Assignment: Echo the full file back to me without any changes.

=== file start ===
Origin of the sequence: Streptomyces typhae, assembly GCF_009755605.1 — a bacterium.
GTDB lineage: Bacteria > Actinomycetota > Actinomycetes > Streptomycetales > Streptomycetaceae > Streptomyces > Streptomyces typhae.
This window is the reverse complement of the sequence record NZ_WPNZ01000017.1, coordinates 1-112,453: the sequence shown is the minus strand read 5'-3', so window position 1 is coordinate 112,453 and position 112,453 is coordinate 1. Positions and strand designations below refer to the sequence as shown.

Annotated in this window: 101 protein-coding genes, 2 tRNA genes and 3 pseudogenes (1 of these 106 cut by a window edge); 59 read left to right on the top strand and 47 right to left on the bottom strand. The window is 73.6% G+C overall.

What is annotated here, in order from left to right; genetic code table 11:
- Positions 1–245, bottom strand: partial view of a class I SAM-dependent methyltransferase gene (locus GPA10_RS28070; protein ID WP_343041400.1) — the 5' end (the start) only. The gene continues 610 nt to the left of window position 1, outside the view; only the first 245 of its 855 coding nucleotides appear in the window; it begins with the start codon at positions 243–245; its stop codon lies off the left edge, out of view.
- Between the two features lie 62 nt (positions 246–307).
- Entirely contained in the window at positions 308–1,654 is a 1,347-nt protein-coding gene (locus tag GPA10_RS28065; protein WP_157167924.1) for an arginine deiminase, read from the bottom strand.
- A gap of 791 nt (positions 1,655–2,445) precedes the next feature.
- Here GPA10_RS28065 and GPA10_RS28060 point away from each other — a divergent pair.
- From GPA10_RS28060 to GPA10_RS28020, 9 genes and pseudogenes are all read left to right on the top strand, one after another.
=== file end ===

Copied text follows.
Origin of the sequence: Streptomyces typhae, assembly GCF_009755605.1 — a bacterium.
GTDB lineage: Bacteria > Actinomycetota > Actinomycetes > Streptomycetales > Streptomycetaceae > Streptomyces > Streptomyces typhae.
This window is the reverse complement of the sequence record NZ_WPNZ01000017.1, coordinates 1-112,453: the sequence shown is the minus strand read 5'-3', so window position 1 is coordinate 112,453 and position 112,453 is coordinate 1. Positions and strand designations below refer to the sequence as shown.

Annotated in this window: 101 protein-coding genes, 2 tRNA genes and 3 pseudogenes (1 of these 106 cut by a window edge); 59 read left to right on the top strand and 47 right to left on the bottom strand. The window is 73.6% G+C overall.

What is annotated here, in order from left to right; genetic code table 11:
- Positions 1–245, bottom strand: partial view of a class I SAM-dependent methyltransferase gene (locus GPA10_RS28070; protein ID WP_343041400.1) — the 5' end (the start) only. The gene continues 610 nt to the left of window position 1, outside the view; only the first 245 of its 855 coding nucleotides appear in the window; it begins with the start codon at positions 243–245; its stop codon lies off the left edge, out of view.
- Between the two features lie 62 nt (positions 246–307).
- Entirely contained in the window at positions 308–1,654 is a 1,347-nt protein-coding gene (locus tag GPA10_RS28065; protein WP_157167924.1) for an arginine deiminase, read from the bottom strand.
- A gap of 791 nt (positions 1,655–2,445) precedes the next feature.
- Here GPA10_RS28065 and GPA10_RS28060 point away from each other — a divergent pair.
- From GPA10_RS28060 to GPA10_RS28020, 9 genes and pseudogenes are all read left to right on the top strand, one after another.